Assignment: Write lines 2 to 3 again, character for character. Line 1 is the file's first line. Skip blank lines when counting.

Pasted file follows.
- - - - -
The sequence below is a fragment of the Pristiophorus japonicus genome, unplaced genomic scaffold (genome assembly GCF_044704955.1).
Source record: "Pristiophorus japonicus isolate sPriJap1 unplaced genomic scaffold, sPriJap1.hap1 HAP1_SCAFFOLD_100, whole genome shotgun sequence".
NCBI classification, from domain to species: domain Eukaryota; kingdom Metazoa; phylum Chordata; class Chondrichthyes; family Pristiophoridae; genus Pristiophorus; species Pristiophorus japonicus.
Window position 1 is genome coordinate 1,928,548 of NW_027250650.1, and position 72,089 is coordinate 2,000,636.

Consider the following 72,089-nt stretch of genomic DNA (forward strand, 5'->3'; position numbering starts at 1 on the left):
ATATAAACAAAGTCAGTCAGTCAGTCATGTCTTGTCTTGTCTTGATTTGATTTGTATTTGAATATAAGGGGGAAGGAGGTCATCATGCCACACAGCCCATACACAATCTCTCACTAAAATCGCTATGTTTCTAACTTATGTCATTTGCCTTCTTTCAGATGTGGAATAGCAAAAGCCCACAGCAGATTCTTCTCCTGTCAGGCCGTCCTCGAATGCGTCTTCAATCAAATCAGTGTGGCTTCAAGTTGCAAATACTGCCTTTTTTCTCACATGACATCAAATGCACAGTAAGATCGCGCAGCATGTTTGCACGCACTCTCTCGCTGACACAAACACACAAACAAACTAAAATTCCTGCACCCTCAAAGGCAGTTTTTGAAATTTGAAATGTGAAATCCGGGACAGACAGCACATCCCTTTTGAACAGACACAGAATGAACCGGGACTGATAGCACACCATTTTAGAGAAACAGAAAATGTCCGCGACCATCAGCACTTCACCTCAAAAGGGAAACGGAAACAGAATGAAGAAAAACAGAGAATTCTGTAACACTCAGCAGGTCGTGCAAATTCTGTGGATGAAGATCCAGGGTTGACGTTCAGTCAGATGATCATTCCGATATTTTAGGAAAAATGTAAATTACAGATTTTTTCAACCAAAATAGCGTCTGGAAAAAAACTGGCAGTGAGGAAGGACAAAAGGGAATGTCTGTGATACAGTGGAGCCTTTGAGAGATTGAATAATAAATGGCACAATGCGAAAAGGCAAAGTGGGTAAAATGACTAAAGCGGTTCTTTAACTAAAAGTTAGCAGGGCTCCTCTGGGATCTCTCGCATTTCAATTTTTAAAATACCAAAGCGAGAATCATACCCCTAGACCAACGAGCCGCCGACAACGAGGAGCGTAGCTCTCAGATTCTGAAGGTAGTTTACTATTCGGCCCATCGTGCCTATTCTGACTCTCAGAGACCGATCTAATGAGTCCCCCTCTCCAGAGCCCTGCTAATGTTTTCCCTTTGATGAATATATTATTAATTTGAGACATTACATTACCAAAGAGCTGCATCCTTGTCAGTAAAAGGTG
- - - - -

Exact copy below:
Source record: "Pristiophorus japonicus isolate sPriJap1 unplaced genomic scaffold, sPriJap1.hap1 HAP1_SCAFFOLD_100, whole genome shotgun sequence".
NCBI classification, from domain to species: domain Eukaryota; kingdom Metazoa; phylum Chordata; class Chondrichthyes; family Pristiophoridae; genus Pristiophorus; species Pristiophorus japonicus.